"My mother worked for one of the richest men in Chapel Hill, Milton Julian, he owned a clothing store. She raised all of his kids, 7 kids, and we all grew up together."
- Shirley Davis
Shirley Davis - On her family history and the Civil Rights Movement
In this interview, Shirley Davis speaks about her family history. She grew up in Chapel Hill on Merritt Mill Road. Her father worked thirty years for the Sigma Chi Sorority and her mother worked for Milton Julian. Her grandmother worked at University laundry, and her grandfather worked with the Town of Chapel Hill. Her parents didn’t teach much about discrimination but told her and her brother to be polite and be respectful to elders. She recounts growing up with Jewish neighbors during times of racial discrimination. Black people were not allowed to be on Chapel Hill High School property. St. Joseph’s CME Church became the meeting space for organizing sit-ins in Chapel Hill. Community members would attend the meetings to choose which places to protest. At one store, customers would throw things and spit on them so the community would organize men to sit-in at that store. Davis ran track, played saxophone and drums as a majorette, and played basketball. She talks about being in the Hargraves pool after hours when it was too hot during the day. Her mother would take care of her child (she had her son at 18 years old) while she went to the Hargraves Center. She also speaks about the serving styles of local law enforcement.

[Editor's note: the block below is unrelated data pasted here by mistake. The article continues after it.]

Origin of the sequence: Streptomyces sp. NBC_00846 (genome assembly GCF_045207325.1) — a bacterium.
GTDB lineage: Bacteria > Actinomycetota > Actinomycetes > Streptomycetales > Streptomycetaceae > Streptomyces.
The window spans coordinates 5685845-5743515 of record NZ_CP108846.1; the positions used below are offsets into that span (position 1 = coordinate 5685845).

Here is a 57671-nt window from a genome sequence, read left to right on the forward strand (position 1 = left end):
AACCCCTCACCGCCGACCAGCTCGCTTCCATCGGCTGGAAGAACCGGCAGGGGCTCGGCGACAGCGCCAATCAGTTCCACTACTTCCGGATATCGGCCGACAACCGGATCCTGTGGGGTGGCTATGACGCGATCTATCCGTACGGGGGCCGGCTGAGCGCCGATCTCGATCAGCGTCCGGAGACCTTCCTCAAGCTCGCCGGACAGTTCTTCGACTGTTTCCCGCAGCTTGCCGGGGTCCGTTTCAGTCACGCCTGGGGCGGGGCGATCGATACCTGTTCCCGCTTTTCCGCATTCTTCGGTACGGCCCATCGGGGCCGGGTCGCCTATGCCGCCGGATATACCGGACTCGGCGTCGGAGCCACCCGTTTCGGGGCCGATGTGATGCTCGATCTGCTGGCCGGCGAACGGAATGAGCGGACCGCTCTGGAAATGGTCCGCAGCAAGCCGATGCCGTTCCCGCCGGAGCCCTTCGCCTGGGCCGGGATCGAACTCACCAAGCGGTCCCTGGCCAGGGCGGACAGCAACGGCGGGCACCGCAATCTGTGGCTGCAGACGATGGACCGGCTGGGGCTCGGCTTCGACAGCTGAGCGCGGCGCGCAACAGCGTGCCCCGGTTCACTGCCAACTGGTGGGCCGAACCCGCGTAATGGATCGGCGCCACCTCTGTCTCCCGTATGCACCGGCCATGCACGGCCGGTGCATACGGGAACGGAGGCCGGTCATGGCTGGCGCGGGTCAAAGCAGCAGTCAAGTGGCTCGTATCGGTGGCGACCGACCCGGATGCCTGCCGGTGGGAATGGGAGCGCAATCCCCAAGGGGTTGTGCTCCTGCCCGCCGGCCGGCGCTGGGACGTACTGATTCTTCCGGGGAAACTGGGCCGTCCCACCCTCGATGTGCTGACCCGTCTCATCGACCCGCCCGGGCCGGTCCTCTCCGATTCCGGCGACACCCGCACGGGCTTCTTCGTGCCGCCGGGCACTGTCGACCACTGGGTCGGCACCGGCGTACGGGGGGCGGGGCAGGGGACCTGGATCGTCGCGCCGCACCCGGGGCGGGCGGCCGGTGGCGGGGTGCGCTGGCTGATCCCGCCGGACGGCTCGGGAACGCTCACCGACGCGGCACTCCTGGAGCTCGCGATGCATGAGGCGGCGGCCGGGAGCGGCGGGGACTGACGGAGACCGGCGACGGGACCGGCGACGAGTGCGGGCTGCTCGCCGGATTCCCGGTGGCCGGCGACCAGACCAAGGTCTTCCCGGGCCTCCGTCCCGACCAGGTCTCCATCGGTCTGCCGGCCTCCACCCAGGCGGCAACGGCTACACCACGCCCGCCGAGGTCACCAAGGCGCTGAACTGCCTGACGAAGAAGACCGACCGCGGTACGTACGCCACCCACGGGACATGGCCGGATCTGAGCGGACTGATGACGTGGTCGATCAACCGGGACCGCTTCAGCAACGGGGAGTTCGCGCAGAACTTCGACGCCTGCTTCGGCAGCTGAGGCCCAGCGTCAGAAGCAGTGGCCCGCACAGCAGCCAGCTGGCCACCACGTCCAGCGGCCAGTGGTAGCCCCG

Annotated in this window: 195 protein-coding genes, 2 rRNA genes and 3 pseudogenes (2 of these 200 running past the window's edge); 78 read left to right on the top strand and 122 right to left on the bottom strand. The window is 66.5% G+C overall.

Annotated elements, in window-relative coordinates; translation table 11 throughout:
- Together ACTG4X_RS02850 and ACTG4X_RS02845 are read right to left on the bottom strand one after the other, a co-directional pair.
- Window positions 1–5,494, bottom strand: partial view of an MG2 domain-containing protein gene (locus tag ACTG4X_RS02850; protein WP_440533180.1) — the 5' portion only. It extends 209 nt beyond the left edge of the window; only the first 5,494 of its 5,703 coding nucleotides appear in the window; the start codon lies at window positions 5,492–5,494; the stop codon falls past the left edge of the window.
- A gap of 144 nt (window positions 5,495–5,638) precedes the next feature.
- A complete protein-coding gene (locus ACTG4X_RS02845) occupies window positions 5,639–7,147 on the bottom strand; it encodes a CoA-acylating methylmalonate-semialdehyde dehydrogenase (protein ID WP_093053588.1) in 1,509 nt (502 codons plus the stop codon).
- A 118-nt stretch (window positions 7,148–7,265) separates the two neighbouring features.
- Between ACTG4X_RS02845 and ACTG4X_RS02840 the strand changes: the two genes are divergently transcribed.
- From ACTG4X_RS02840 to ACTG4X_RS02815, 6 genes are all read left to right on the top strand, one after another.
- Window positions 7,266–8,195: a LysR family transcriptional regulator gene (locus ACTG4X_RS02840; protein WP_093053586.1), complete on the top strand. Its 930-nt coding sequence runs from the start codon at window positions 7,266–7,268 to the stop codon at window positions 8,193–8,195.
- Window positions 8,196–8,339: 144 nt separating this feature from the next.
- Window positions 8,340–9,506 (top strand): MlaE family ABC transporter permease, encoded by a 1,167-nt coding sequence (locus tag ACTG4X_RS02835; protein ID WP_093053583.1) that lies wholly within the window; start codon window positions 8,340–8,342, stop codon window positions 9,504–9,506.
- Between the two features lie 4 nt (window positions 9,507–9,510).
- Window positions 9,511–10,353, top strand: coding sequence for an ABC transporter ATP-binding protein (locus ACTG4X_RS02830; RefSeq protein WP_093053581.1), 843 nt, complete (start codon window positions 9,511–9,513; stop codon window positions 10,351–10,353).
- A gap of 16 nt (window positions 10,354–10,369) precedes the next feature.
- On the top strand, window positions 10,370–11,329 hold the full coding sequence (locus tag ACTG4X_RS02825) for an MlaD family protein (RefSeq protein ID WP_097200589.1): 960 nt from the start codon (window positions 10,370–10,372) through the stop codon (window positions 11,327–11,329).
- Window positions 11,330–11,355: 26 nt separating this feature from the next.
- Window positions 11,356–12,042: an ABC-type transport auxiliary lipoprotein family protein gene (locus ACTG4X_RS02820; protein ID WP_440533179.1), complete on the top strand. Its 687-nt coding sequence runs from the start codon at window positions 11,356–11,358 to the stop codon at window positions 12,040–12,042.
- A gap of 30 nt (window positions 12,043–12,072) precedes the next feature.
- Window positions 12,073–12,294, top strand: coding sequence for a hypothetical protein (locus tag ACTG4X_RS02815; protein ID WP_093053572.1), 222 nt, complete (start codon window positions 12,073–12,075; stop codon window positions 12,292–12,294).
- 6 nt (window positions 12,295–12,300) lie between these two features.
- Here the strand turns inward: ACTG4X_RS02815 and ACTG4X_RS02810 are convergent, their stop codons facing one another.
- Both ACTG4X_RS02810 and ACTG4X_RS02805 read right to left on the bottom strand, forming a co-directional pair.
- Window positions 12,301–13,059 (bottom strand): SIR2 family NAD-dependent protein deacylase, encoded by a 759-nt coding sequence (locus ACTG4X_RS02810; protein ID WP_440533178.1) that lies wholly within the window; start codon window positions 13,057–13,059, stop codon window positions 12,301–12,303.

Shirley Davis - On her childhood, education, and school integration
This interview is part of an oral history project called Southern Communities: Listening for a Change: Mighty Tigers--Oral HIstories of Chapel Hill's Lincoln High School. The interviewes were conducted from 2000-2001, by Bob Gilgor, with former teachers, staff, and students from Chapel Hill, N.C.'s Lincoln High School, the historically black secondary school that closed in 1962 when a school desegregation plan was implemented. Interviewees discuss African American life and race relations in Chapel Hill, as well as education, discipline, extracurricular activities, and high school social life before and after integration.
"We’re writing our own history, thank you!"
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